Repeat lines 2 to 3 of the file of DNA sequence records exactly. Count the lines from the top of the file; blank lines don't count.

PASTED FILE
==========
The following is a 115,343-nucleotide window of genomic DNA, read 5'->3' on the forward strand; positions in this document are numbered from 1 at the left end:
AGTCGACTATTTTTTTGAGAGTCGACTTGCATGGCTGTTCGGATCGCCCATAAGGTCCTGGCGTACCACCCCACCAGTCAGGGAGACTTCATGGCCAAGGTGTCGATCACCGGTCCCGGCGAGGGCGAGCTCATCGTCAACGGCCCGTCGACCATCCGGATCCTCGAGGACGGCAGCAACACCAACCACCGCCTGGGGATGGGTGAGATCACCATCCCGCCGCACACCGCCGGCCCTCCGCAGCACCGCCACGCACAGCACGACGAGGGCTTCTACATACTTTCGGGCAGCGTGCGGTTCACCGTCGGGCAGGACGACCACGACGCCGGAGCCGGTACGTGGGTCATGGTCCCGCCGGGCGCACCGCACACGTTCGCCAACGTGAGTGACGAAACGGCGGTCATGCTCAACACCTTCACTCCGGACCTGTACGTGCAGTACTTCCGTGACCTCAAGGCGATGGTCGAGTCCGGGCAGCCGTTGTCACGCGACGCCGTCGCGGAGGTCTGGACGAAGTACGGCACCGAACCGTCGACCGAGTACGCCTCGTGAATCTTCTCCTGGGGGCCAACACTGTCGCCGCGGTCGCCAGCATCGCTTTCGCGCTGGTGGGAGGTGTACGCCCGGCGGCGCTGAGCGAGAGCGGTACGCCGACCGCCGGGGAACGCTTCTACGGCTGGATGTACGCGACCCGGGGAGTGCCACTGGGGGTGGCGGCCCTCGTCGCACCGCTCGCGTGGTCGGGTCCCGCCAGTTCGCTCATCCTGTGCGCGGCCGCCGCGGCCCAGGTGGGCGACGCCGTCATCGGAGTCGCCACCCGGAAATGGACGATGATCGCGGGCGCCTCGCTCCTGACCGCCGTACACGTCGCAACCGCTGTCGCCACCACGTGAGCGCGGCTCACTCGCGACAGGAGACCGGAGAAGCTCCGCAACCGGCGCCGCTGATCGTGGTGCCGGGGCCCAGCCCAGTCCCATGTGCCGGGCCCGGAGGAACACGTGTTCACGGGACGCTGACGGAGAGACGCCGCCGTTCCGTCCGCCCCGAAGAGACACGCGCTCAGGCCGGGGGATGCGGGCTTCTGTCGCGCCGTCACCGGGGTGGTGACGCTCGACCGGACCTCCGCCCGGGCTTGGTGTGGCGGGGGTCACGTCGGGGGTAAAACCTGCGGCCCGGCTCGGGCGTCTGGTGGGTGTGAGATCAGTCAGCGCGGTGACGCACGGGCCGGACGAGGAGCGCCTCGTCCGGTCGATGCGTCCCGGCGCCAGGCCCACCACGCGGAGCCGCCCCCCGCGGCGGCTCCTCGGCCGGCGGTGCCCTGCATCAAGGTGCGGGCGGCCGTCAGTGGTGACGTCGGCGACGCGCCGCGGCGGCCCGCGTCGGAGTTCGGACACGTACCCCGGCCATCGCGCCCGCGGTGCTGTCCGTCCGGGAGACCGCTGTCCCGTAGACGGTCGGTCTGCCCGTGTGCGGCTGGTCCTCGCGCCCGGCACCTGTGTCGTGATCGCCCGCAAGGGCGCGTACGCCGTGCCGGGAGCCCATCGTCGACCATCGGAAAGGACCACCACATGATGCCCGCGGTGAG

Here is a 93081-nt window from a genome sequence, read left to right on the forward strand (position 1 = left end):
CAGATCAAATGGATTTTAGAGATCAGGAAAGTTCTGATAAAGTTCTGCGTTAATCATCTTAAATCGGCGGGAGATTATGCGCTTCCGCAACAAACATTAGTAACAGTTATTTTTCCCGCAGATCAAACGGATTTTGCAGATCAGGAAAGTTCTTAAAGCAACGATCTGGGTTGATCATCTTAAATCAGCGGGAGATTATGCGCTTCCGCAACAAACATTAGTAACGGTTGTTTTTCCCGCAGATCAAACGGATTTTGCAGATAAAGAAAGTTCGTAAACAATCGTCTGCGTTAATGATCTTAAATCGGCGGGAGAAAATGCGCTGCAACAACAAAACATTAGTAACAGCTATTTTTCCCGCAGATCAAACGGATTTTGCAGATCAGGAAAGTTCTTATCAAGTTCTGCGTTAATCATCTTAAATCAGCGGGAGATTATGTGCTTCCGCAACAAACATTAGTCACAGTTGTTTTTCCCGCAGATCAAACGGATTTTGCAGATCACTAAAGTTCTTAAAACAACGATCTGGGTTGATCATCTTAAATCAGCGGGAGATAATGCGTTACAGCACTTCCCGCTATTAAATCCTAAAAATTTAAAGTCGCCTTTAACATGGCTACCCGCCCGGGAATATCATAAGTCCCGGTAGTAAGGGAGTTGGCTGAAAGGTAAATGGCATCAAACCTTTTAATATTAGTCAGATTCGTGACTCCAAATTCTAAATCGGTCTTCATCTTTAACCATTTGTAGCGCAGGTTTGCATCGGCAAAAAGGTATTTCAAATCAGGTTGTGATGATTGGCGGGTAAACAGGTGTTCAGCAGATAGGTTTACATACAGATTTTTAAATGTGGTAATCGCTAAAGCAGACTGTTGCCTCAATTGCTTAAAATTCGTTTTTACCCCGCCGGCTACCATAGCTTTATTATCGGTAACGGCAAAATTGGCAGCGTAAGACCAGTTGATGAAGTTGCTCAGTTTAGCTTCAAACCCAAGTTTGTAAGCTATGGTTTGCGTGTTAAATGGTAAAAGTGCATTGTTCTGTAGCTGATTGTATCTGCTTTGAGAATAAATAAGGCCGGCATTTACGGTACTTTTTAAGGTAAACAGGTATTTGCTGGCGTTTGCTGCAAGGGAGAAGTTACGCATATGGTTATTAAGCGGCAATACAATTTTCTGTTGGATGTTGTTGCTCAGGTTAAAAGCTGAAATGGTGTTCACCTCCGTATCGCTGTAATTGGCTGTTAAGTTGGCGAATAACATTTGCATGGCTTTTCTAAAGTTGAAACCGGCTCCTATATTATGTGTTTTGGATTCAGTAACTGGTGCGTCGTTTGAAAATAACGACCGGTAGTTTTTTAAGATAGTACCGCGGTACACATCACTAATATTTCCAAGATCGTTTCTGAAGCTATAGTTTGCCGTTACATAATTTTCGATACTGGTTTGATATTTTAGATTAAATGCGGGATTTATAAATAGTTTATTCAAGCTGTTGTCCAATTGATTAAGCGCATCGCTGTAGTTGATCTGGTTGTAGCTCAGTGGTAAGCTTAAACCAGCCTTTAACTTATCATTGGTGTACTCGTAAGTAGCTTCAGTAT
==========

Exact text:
AGTCGACTATTTTTTTGAGAGTCGACTTGCATGGCTGTTCGGATCGCCCATAAGGTCCTGGCGTACCACCCCACCAGTCAGGGAGACTTCATGGCCAAGGTGTCGATCACCGGTCCCGGCGAGGGCGAGCTCATCGTCAACGGCCCGTCGACCATCCGGATCCTCGAGGACGGCAGCAACACCAACCACCGCCTGGGGATGGGTGAGATCACCATCCCGCCGCACACCGCCGGCCCTCCGCAGCACCGCCACGCACAGCACGACGAGGGCTTCTACATACTTTCGGGCAGCGTGCGGTTCACCGTCGGGCAGGACGACCACGACGCCGGAGCCGGTACGTGGGTCATGGTCCCGCCGGGCGCACCGCACACGTTCGCCAACGTGAGTGACGAAACGGCGGTCATGCTCAACACCTTCACTCCGGACCTGTACGTGCAGTACTTCCGTGACCTCAAGGCGATGGTCGAGTCCGGGCAGCCGTTGTCACGCGACGCCGTCGCGGAGGTCTGGACGAAGTACGGCACCGAACCGTCGACCGAGTACGCCTCGTGAATCTTCTCCTGGGGGCCAACACTGTCGCCGCGGTCGCCAGCATCGCTTTCGCGCTGGTGGGAGGTGTACGCCCGGCGGCGCTGAGCGAGAGCGGTACGCCGACCGCCGGGGAACGCTTCTACGGCTGGATGTACGCGACCCGGGGAGTGCCACTGGGGGTGGCGGCCCTCGTCGCACCGCTCGCGTGGTCGGGTCCCGCCAGTTCGCTCATCCTGTGCGCGGCCGCCGCGGCCCAGGTGGGCGACGCCGTCATCGGAGTCGCCACCCGGAAATGGACGATGATCGCGGGCGCCTCGCTCCTGACCGCCGTACACGTCGCAACCGCTGTCGCCACCACGTGAGCGCGGCTCACTCGCGACAGGAGACCGGAGAAGCTCCGCAACCGGCGCCGCTGATCGTGGTGCCGGGGCCCAGCCCAGTCCCATGTGCCGGGCCCGGAGGAACACGTGTTCACGGGACGCTGACGGAGAGACGCCGCCGTTCCGTCCGCCCCGAAGAGACACGCGCTCAGGCCGGGGGATGCGGGCTTCTGTCGCGCCGTCACCGGGGTGGTGACGCTCGACCGGACCTCCGCCCGGGCTTGGTGTGGCGGGGGTCACGTCGGGGGTAAAACCTGCGGCCCGGCTCGGGCGTCTGGTGGGTGTGAGATCAGTCAGCGCGGTGACGCACGGGCCGGACGAGGAGCGCCTCGTCCGGTCGATGCGTCCCGGCGCCAGGCCCACCACGCGGAGCCGCCCCCCGCGGCGGCTCCTCGGCCGGCGGTGCCCTGCATCAAGGTGCGGGCGGCCGTCAGTGGTGACGTCGGCGACGCGCCGCGGCGGCCCGCGTCGGAGTTCGGACACGTACCCCGGCCATCGCGCCCGCGGTGCTGTCCGTCCGGGAGACCGCTGTCCCGTAGACGGTCGGTCTGCCCGTGTGCGGCTGGTCCTCGCGCCCGGCACCTGTGTCGTGATCGCCCGCAAGGGCGCGTACGCCGTGCCGGGAGCCCATCGTCGACCATCGGAAAGGACCACCACATGATGCCCGCGGTGAG

Here is a 93081-nt window from a genome sequence, read left to right on the forward strand (position 1 = left end):